Lewis County

Lewis County is a county located in the U.S. state of New York. As of the 2010 census, the population was 27,087.[1] It is named after Morgan Lewis, the Governor of New York when the county was established. Its county seat is Lowville.

Lewis County is located in northwestern New York State, slightly east of due north from Syracuse. The eastern part of the county is in the Adirondack Park. A good portion of the Tug Hill Plateau is in the western part of the county. The county is home to the Black River Valley.

http://en.wikipedia.org/wiki/Lewis_County,_New_York

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New York State
Beartown State Forest
Bonaparte's Cave State Forest
Cobb Creek State Forest
East Osceola State Forest
Granger State Forest
Grant Powell State Forest
Greig
High Falls Pond
High Towers State Forest
Independence River
Indian Pipe State Forest
Lesser Wilderness State Forest
Lookout State Forest
Lowville
Maple Ridge Wind Farm
Martinsburg, New York
Sand Flats State Forest
Sears Pond State Forest
Swancott Mill State Forest
Turin, New York
Whetstone Gulf State Park

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Map: Bonaparte’s Cave State Forest

Map: Bonaparte’s Cave State Forest

s it's name would indicate, this 1,435-acre state forest and the surrounding countryside have historical roots tied to Napoleon Bonaparte. Local legend, along with some historical fact, has it that Napoleon Bonaparte's brother and his family escaped from Europe to this area after his famous brother was arrested. It is said that they eluded hired assassins by hiding out in the rocky ledges and small caves on the northwest edge of what is today known as Green Pond. Most of this forest is natural hard maple, red maple, hemlock, basswood and a small but unique component of black ash. Black ash is harvested locally and is used by artisans in the making of baskets.

http://www.dec.ny.gov/lands/8060.html

Map: Beartown State Forest

Map: Beartown State Forest

The 7211 acre Beartown State Forest is named for its proximity to a former small pioneer settlement by that name. The main access road leading from the north into this forest also "bears" the same designation. Granite bedrock forms the base for the mostly shallow, poor soils found here. Rock outcrops are common, with beaver inundated wetlands occupying the low areas.

http://www.dec.ny.gov/lands/8062.html

Map: Cobb Creek State Forest

Map: Cobb Creek State Forest

This 2,185-acre state forest is named for a major stream, Cobb Creek, which, over the millennia, has cut a deep gulf through the native limestone underlying the property. This area, consisting of undulating ridges and deep creek beds, is quite typical of the Tug Hill Plateau. In addition to Cobb Creek, two other streams, Mud Creek and Silver Brook help to drain the seasonal rains and deep winter snow.

http://www.dec.ny.gov/lands/8058.html

Map: East Osceola State Forest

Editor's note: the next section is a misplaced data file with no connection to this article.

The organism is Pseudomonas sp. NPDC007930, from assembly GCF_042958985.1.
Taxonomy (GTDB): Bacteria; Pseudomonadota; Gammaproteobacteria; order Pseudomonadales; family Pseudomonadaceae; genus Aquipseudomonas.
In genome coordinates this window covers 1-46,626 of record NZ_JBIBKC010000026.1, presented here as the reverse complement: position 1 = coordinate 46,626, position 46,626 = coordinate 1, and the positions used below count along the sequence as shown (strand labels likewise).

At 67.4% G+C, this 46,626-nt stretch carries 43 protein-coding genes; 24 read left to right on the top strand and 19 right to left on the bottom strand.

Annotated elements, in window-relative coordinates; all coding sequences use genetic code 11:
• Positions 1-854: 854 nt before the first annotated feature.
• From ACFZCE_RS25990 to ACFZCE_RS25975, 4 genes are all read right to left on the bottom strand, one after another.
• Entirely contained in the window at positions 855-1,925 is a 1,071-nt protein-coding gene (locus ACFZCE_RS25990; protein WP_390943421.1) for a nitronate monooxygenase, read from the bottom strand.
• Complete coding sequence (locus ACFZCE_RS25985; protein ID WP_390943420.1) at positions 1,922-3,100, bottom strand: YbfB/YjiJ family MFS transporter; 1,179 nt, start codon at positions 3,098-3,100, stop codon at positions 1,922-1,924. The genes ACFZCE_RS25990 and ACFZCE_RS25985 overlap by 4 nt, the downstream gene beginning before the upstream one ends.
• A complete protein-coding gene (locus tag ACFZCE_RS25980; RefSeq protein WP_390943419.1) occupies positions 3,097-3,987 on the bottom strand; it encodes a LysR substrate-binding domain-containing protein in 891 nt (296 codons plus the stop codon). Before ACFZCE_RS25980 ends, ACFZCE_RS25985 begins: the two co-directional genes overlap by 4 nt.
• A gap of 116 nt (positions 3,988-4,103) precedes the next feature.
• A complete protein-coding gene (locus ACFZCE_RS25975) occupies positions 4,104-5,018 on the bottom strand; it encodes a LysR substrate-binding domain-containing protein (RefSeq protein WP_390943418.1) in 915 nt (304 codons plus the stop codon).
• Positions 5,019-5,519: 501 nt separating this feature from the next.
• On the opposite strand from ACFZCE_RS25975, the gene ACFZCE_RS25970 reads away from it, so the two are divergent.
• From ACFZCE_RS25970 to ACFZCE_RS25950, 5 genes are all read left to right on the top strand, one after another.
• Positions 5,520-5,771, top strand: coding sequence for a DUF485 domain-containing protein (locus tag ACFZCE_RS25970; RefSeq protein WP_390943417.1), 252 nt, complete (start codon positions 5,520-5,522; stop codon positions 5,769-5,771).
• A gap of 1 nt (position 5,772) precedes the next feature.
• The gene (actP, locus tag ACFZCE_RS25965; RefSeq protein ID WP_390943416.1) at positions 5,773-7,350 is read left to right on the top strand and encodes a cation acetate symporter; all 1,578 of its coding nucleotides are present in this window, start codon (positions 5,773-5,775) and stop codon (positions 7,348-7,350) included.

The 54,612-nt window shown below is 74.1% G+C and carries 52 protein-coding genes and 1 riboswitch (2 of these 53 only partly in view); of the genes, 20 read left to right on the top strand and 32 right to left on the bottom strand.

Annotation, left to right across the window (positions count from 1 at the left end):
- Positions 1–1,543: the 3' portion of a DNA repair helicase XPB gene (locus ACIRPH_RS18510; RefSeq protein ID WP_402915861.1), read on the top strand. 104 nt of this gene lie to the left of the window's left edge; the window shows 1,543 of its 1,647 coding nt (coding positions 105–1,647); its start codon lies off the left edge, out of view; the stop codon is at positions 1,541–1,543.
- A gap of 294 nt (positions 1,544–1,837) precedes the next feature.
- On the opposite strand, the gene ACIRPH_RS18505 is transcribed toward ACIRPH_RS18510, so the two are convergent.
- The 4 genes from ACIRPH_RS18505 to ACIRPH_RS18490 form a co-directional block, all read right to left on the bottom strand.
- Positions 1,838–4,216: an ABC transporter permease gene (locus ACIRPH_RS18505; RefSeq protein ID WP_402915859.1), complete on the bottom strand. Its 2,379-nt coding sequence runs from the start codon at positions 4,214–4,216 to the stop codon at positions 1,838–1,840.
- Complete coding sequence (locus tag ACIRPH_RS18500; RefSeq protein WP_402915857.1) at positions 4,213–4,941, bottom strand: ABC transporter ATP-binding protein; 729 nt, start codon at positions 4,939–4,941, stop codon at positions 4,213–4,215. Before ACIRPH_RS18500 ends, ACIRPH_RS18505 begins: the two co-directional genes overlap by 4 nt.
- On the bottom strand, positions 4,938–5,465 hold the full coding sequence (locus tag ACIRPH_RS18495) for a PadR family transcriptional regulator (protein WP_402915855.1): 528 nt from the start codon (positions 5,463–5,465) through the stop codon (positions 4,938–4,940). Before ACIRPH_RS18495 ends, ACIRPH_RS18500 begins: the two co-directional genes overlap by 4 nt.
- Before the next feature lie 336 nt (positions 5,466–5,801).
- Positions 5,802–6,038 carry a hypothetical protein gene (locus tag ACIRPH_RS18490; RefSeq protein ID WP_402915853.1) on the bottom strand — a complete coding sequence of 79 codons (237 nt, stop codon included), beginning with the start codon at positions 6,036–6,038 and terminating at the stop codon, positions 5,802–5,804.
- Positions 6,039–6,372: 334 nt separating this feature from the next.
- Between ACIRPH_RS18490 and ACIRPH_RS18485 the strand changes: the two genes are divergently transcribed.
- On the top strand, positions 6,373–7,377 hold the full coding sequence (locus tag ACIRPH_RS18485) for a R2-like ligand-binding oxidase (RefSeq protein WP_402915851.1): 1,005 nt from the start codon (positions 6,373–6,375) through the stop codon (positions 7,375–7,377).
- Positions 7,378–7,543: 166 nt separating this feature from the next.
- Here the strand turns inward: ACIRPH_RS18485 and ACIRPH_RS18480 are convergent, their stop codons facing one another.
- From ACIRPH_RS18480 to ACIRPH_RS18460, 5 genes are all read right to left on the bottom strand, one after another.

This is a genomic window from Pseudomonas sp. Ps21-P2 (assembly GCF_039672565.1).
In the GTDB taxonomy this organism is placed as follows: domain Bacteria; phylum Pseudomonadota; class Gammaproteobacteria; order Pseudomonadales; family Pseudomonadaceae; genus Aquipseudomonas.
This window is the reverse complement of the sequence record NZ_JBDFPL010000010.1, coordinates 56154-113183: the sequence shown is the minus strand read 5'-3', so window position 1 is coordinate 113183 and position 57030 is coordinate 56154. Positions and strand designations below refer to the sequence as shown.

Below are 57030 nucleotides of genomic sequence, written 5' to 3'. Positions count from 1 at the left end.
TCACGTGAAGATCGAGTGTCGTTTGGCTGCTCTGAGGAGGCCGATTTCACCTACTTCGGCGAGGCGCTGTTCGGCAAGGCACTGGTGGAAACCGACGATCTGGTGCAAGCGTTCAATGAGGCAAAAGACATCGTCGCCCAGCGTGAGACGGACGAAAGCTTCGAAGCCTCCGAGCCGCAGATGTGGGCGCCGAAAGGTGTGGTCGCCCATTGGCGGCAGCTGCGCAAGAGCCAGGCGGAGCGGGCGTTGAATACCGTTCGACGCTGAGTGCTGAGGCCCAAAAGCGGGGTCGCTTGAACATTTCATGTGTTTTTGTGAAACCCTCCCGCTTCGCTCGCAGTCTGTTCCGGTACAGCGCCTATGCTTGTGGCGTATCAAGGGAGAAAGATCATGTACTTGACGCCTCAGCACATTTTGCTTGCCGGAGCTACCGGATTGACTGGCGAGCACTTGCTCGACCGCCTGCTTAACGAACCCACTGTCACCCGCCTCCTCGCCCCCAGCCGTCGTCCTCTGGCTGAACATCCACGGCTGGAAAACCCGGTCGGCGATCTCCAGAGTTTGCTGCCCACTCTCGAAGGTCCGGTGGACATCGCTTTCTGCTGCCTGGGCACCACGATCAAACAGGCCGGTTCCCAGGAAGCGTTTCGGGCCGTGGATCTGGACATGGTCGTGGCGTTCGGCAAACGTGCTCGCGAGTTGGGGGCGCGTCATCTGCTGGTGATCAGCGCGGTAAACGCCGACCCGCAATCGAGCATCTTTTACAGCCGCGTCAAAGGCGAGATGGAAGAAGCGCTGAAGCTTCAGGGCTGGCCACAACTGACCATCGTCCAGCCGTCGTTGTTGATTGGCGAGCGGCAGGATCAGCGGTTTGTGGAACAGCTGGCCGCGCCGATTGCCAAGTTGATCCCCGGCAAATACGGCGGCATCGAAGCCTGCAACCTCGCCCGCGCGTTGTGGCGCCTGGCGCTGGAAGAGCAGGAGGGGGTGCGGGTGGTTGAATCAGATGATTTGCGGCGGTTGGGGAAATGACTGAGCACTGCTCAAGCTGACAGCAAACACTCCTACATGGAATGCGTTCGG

Map: East Osceola State Forest

The 1,975-acre state forest is managed for the purpose of reforestation, wildlife management, timber production, recreation and watershed protection. Early settlers to the area named the bustling crossroads community after the famous Seminole Chieftain Osceola, which in turn, is how the property received its name. There are also three detached forest preserve parcels adjacent to the property that allow public usage but have limited access.

http://www.dec.ny.gov/lands/8050.html

Map: Grant Powell State Forest

Map: Grant Powell State Forest

This 8,077-acre state forest is named after the first state district forester appointed to the Lewis-Jefferson County area. He was instrumental in most of the original local state land acquisition projects that formed the basis for the state forests that exist here today. A memorial plaque and small parking site established by his friends and co-workers can be seen along the south side of State Route 177. Adjoining this state forest to the south is the Tug Hill Wildlife Management Area that contains more than 5,000 acres of public land dedicated to the enhancement of native wildlife. Every winter large numbers of snowmobilers and cross country skiers journey to the North Country to enjoy the deep winter snow conditions of this state forest and adjacent properties.

http://www.dec.ny.gov/lands/8043.html

Map: Mohawk Springs State Forest

Map: Mohawk Springs State Forest

The 7211 acre Beartown State Forest is named for its proximity to a former small pioneer settlement by that name. The main access road leading from the north into this forest also "bears" the same designation. Granite bedrock forms the base for the mostly shallow, poor soils found here. Rock outcrops are common, with beaver inundated wetlands occupying the low areas.

http://www.dec.ny.gov/lands/8062.html

Map: Smith Road Campsites

Map: Smith Road Campsites

Smith Road is the closest road to Lowville in the Independence River Wild Forest, and is 12 miles east of Watson on Number Four Road. Offers roadside camping over 4 miles of road that wander through the Independence River Wild Forest. The first campsite, which is located at the site of the former ranger's cabin and firetower (both relocated to the Lowville Demostration Forest), offers cellphone service, in an open field setting. Other campsites along the road are heavily wooded.

Map: Pine Lake

Map: Pine Lake

Pine Lake in the Independence River Wild Forest in the Western Adirondacks is located 1.5 miles south west of the Big Otter Lake Parking Area, which is 3.5 miles east of the wild forest boundary on Partridgeville Road. There is a lean-to and campsite located on this remote Adirondack lake.